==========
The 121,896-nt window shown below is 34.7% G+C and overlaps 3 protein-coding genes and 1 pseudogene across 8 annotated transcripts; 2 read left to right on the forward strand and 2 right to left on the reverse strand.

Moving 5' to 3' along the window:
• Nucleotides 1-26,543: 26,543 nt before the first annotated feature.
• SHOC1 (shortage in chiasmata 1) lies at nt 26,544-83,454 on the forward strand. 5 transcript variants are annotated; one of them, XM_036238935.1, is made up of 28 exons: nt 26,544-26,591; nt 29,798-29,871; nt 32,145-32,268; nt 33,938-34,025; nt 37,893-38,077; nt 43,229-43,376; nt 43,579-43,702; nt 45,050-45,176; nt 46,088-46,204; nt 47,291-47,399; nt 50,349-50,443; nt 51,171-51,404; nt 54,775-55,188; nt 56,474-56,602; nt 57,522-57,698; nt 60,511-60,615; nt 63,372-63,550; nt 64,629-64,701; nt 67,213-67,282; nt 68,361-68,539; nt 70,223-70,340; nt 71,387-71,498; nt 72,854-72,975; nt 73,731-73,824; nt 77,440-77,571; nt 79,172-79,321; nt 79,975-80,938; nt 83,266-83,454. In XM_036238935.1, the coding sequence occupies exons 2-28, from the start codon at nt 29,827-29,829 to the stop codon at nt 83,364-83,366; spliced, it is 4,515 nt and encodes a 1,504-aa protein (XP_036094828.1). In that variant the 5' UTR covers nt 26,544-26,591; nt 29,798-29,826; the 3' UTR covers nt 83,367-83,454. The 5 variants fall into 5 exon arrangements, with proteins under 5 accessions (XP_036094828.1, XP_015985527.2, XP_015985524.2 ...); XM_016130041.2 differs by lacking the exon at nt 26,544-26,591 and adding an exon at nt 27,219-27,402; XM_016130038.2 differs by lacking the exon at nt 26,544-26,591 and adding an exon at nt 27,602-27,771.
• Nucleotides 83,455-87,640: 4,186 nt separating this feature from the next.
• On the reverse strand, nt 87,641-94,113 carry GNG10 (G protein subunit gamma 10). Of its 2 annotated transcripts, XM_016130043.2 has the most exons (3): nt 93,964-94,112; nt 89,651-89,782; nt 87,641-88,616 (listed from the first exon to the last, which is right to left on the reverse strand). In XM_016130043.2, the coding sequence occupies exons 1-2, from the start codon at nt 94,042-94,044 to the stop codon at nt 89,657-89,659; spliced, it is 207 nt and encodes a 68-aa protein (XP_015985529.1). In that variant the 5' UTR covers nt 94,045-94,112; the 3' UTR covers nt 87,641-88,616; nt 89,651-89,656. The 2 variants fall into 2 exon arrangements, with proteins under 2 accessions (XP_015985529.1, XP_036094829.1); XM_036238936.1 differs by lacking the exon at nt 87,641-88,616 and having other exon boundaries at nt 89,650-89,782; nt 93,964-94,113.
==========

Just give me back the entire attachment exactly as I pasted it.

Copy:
The 121,896-nt window shown below is 34.7% G+C and overlaps 3 protein-coding genes and 1 pseudogene across 8 annotated transcripts; 2 read left to right on the forward strand and 2 right to left on the reverse strand.

Moving 5' to 3' along the window:
• Nucleotides 1-26,543: 26,543 nt before the first annotated feature.
• SHOC1 (shortage in chiasmata 1) lies at nt 26,544-83,454 on the forward strand. 5 transcript variants are annotated; one of them, XM_036238935.1, is made up of 28 exons: nt 26,544-26,591; nt 29,798-29,871; nt 32,145-32,268; nt 33,938-34,025; nt 37,893-38,077; nt 43,229-43,376; nt 43,579-43,702; nt 45,050-45,176; nt 46,088-46,204; nt 47,291-47,399; nt 50,349-50,443; nt 51,171-51,404; nt 54,775-55,188; nt 56,474-56,602; nt 57,522-57,698; nt 60,511-60,615; nt 63,372-63,550; nt 64,629-64,701; nt 67,213-67,282; nt 68,361-68,539; nt 70,223-70,340; nt 71,387-71,498; nt 72,854-72,975; nt 73,731-73,824; nt 77,440-77,571; nt 79,172-79,321; nt 79,975-80,938; nt 83,266-83,454. In XM_036238935.1, the coding sequence occupies exons 2-28, from the start codon at nt 29,827-29,829 to the stop codon at nt 83,364-83,366; spliced, it is 4,515 nt and encodes a 1,504-aa protein (XP_036094828.1). In that variant the 5' UTR covers nt 26,544-26,591; nt 29,798-29,826; the 3' UTR covers nt 83,367-83,454. The 5 variants fall into 5 exon arrangements, with proteins under 5 accessions (XP_036094828.1, XP_015985527.2, XP_015985524.2 ...); XM_016130041.2 differs by lacking the exon at nt 26,544-26,591 and adding an exon at nt 27,219-27,402; XM_016130038.2 differs by lacking the exon at nt 26,544-26,591 and adding an exon at nt 27,602-27,771.
• Nucleotides 83,455-87,640: 4,186 nt separating this feature from the next.
• On the reverse strand, nt 87,641-94,113 carry GNG10 (G protein subunit gamma 10). Of its 2 annotated transcripts, XM_016130043.2 has the most exons (3): nt 93,964-94,112; nt 89,651-89,782; nt 87,641-88,616 (listed from the first exon to the last, which is right to left on the reverse strand). In XM_016130043.2, the coding sequence occupies exons 1-2, from the start codon at nt 94,042-94,044 to the stop codon at nt 89,657-89,659; spliced, it is 207 nt and encodes a 68-aa protein (XP_015985529.1). In that variant the 5' UTR covers nt 94,045-94,112; the 3' UTR covers nt 87,641-88,616; nt 89,651-89,656. The 2 variants fall into 2 exon arrangements, with proteins under 2 accessions (XP_015985529.1, XP_036094829.1); XM_036238936.1 differs by lacking the exon at nt 87,641-88,616 and having other exon boundaries at nt 89,650-89,782; nt 93,964-94,113.